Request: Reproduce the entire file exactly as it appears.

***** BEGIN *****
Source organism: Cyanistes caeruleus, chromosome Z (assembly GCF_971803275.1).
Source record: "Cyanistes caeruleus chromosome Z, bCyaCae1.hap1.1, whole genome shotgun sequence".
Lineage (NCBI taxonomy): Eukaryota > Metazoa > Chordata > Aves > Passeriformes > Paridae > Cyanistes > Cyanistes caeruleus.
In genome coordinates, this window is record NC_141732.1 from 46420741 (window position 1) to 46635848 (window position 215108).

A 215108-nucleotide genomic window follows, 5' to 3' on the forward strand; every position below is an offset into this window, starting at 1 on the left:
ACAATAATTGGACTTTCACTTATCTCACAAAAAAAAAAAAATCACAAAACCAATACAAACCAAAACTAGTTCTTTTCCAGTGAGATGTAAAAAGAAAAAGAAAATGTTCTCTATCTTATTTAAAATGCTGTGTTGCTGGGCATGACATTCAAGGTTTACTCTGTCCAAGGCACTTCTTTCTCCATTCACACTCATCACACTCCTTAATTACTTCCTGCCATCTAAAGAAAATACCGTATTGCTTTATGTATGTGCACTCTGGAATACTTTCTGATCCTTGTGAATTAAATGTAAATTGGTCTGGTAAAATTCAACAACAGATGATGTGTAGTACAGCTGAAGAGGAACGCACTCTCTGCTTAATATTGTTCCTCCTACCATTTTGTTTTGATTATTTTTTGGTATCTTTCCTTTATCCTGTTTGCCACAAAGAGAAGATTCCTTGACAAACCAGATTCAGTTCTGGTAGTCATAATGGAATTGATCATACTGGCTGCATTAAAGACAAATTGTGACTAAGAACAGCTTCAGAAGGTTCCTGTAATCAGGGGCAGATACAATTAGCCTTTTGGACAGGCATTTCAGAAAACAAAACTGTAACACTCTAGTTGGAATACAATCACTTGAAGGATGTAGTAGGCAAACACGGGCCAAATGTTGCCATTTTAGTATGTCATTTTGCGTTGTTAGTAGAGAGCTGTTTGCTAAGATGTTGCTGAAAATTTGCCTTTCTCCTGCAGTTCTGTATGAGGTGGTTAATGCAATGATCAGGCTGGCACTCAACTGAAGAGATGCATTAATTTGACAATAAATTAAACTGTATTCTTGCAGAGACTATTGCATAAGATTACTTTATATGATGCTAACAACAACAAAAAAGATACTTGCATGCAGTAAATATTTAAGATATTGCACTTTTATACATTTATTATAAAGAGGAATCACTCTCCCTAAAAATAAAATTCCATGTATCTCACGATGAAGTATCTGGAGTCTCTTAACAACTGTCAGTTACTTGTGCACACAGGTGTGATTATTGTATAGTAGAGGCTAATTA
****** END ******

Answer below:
Source organism: Cyanistes caeruleus, chromosome Z (assembly GCF_971803275.1).
Source record: "Cyanistes caeruleus chromosome Z, bCyaCae1.hap1.1, whole genome shotgun sequence".
Lineage (NCBI taxonomy): Eukaryota > Metazoa > Chordata > Aves > Passeriformes > Paridae > Cyanistes > Cyanistes caeruleus.
In genome coordinates, this window is record NC_141732.1 from 46420741 (window position 1) to 46635848 (window position 215108).

A 215108-nucleotide genomic window follows, 5' to 3' on the forward strand; every position below is an offset into this window, starting at 1 on the left:
ACAATAATTGGACTTTCACTTATCTCACAAAAAAAAAAAAATCACAAAACCAATACAAACCAAAACTAGTTCTTTTCCAGTGAGATGTAAAAAGAAAAAGAAAATGTTCTCTATCTTATTTAAAATGCTGTGTTGCTGGGCATGACATTCAAGGTTTACTCTGTCCAAGGCACTTCTTTCTCCATTCACACTCATCACACTCCTTAATTACTTCCTGCCATCTAAAGAAAATACCGTATTGCTTTATGTATGTGCACTCTGGAATACTTTCTGATCCTTGTGAATTAAATGTAAATTGGTCTGGTAAAATTCAACAACAGATGATGTGTAGTACAGCTGAAGAGGAACGCACTCTCTGCTTAATATTGTTCCTCCTACCATTTTGTTTTGATTATTTTTTGGTATCTTTCCTTTATCCTGTTTGCCACAAAGAGAAGATTCCTTGACAAACCAGATTCAGTTCTGGTAGTCATAATGGAATTGATCATACTGGCTGCATTAAAGACAAATTGTGACTAAGAACAGCTTCAGAAGGTTCCTGTAATCAGGGGCAGATACAATTAGCCTTTTGGACAGGCATTTCAGAAAACAAAACTGTAACACTCTAGTTGGAATACAATCACTTGAAGGATGTAGTAGGCAAACACGGGCCAAATGTTGCCATTTTAGTATGTCATTTTGCGTTGTTAGTAGAGAGCTGTTTGCTAAGATGTTGCTGAAAATTTGCCTTTCTCCTGCAGTTCTGTATGAGGTGGTTAATGCAATGATCAGGCTGGCACTCAACTGAAGAGATGCATTAATTTGACAATAAATTAAACTGTATTCTTGCAGAGACTATTGCATAAGATTACTTTATATGATGCTAACAACAACAAAAAAGATACTTGCATGCAGTAAATATTTAAGATATTGCACTTTTATACATTTATTATAAAGAGGAATCACTCTCCCTAAAAATAAAATTCCATGTATCTCACGATGAAGTATCTGGAGTCTCTTAACAACTGTCAGTTACTTGTGCACACAGGTGTGATTATTGTATAGTAGAGGCTAATTA